On Friday, Telecom Ramblings was pleased to welcome a guest post by Steven Parrott of Sprint Nextel (NYSE:S, news, filings) and The Seamless Enterprise on the subject of core competencies and network operators. His take was not solely in the context of Sprint’s recent deal with Ericsson for the outsourcing of network operations but in general as well. The argument he makes boils down to one I’ve heard before, but which has become somewhat endangered in the carrier space: that the industry is best served by horizontal disaggregation, with each participant focusing its efforts on the layer it does best and leaving the layers it doesn’t to others who do. In a previous incarnation from the last bubble, it was an unfulfilled dream of many from wholesale carriers to the many fiber-free CLECs, each of which hoped to dominate a niche in a horizontal market.
The trend went in the opposite direction of course, with the reassembly of Verizon (NYSE:VZ, news, filings) and AT&T (NYSE:T, news, filings) as vertically integrated industry titans as the prime example, and the near extinction of the pure wholesale carriers and fiber-free CLECs over the past decade as a result. Sprint’s new move of course is not quite the same as those earlier dreams, Ericsson is not a wholesale carrier. However, outsourcing network operations to a third party who could very well run your competitors’ networks too someday still implies that while the network may remain a core competency, it is not and will probably never be where you expect to demonstrate differentiation from that competition. In other words, at that level the network is a commodity: one that must be done right, but one that you can’t afford to let distract you from the part of your business where you do expect to differentiate yourself. Steven’s article points to the shaping of the customer experience as the main focus of Sprint’s business.
There are obviously some drawbacks to a horizontal market structure. When a fiber gets cut or some other issue arises within the network, there are more and more layers of responsibility between the customer and the repair. In an ideal world where communication is perfect, it gets fixed faster and better. Too often in reality it is the blame that gets shifted effectively. But every business has its challenges, the vertically integrated behemoth may not shift blame, but as the only game in town they don’t have to hurry either. I have to admit, despite my skepticism that outsourcing network operations is the right way to go for any carrier (can an engineer feel any other way?), I would much rather that the industry move toward a more horizontal structure. I really do want to see Sprint able to leverage partners to take on AT&T and Verizon again in a meaningful way, because it would shake things up and we need that.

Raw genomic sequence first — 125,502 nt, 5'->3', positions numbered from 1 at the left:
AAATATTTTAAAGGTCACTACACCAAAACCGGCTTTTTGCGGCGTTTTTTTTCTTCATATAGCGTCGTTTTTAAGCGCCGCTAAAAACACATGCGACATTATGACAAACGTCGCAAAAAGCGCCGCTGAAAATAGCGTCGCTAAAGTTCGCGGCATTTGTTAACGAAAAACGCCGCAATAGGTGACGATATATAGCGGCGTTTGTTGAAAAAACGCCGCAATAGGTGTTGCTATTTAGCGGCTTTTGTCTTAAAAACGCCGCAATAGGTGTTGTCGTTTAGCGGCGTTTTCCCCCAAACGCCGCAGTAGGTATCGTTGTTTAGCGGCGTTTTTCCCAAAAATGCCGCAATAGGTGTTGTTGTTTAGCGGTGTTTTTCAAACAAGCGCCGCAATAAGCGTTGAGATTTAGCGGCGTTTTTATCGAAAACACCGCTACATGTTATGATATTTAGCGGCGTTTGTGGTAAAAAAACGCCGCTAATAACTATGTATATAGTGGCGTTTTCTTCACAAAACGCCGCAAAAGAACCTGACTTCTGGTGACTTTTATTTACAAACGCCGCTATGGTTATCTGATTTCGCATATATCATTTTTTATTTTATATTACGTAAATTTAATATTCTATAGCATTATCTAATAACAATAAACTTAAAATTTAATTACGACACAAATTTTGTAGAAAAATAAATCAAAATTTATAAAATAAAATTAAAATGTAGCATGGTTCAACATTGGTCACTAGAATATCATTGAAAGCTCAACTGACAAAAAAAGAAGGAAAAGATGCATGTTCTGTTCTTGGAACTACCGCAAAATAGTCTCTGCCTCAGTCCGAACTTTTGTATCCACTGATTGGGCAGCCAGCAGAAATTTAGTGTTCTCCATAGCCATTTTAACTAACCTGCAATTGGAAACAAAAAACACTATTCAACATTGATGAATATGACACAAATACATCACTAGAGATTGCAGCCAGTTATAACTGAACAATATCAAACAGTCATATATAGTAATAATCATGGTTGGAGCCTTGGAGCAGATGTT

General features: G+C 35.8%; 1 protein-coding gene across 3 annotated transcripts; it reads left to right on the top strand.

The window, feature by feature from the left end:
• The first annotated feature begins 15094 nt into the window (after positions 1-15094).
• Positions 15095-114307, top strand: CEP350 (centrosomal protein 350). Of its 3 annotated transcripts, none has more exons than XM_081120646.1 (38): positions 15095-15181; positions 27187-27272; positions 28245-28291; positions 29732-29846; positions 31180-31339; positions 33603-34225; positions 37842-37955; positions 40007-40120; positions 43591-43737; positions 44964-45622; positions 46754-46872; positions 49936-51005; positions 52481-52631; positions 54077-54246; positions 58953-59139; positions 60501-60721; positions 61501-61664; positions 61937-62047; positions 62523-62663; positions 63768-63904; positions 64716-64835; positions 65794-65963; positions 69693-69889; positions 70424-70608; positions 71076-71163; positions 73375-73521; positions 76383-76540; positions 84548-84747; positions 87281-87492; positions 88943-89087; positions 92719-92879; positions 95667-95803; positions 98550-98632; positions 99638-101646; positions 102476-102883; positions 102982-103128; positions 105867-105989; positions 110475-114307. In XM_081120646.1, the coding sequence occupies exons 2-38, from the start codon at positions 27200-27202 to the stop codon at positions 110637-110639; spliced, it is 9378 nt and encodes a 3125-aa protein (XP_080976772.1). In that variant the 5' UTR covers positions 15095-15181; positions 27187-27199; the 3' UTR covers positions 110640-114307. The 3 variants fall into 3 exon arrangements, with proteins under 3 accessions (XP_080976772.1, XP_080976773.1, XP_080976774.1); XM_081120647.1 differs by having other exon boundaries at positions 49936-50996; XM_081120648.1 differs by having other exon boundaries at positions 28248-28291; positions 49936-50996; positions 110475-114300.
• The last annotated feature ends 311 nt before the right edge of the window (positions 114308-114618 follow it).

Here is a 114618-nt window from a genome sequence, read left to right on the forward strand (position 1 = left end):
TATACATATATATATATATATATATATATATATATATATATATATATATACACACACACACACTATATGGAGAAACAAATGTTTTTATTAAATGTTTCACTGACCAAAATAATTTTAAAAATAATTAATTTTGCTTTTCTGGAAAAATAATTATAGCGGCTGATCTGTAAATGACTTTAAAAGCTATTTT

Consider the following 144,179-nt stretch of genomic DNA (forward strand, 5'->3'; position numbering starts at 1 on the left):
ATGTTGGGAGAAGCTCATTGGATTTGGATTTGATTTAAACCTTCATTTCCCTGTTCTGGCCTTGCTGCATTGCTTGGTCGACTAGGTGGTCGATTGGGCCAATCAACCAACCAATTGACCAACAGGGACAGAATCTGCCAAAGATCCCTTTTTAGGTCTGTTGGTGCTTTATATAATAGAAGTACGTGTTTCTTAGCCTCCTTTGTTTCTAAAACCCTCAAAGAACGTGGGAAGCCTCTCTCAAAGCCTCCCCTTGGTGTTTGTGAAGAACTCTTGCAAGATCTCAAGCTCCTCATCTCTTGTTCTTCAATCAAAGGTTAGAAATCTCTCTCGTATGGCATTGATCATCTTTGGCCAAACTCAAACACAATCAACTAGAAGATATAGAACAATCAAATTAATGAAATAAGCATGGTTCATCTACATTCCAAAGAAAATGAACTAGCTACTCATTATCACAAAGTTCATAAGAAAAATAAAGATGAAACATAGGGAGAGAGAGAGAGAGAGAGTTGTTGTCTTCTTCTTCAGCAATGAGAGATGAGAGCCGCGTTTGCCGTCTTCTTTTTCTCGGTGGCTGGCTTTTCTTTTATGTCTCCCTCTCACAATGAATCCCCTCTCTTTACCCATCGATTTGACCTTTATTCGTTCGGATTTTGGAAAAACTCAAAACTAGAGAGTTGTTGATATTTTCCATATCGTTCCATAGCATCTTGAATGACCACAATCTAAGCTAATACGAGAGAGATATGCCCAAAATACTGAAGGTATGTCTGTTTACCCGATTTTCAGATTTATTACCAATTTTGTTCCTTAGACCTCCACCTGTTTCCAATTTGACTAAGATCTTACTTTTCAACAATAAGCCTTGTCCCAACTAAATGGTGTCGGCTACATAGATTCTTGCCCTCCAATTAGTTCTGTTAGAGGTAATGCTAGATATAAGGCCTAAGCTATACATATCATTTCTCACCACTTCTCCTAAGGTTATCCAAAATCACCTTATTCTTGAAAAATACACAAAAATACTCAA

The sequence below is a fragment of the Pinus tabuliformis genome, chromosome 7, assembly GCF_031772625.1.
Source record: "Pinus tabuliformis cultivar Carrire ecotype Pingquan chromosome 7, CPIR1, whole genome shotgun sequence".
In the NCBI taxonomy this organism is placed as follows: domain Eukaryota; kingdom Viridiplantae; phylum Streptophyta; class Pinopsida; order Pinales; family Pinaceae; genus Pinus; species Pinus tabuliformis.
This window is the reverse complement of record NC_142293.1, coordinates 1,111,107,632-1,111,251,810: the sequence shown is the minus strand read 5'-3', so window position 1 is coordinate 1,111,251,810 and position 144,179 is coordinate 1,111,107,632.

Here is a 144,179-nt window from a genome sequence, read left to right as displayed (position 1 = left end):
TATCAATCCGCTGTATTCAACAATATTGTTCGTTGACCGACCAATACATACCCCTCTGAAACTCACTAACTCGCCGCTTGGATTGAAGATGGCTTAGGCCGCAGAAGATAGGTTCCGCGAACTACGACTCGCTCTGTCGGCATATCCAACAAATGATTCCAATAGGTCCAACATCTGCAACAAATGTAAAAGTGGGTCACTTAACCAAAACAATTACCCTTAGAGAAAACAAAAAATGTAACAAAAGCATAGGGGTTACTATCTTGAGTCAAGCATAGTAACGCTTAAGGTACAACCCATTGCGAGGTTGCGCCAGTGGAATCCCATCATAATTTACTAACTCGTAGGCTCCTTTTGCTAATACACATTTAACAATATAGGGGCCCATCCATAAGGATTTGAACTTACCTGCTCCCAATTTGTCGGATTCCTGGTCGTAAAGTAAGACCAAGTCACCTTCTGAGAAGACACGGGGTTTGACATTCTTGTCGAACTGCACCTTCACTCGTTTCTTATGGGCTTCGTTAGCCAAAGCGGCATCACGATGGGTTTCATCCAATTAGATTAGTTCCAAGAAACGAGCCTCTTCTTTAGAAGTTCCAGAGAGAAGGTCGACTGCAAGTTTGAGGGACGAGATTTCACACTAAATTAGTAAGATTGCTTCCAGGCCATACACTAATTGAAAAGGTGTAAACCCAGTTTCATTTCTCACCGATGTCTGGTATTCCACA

But is this the moment? Is the pendulum ready to swing back from horizontal to vertical? Or is this something that is being forced by Sprint’s other troubles, and won’t be reproduced elsewhere? Regardless, the move is gutsy on Sprint’s part, because a horizontal market only works well if it has a healthy ecosystem, and while in Europe things are more healthy if a bit crowded, in the US the market is a bit dysfunctional. I don’t think anyone expects AT&T or Verizon to follow in Sprint’s footsteps unless forced, which means that further challenges to the status quo would need to come from the rest of the industry.
I do get the feeling that the industry is in flux. Along with Sprint, we have Qwest, Level 3, Global Crossing, XO, and everyone else jockeying for position in a reshaped industry that nobody yet understands but which all sense is coming. I wonder what it will all look like next year…
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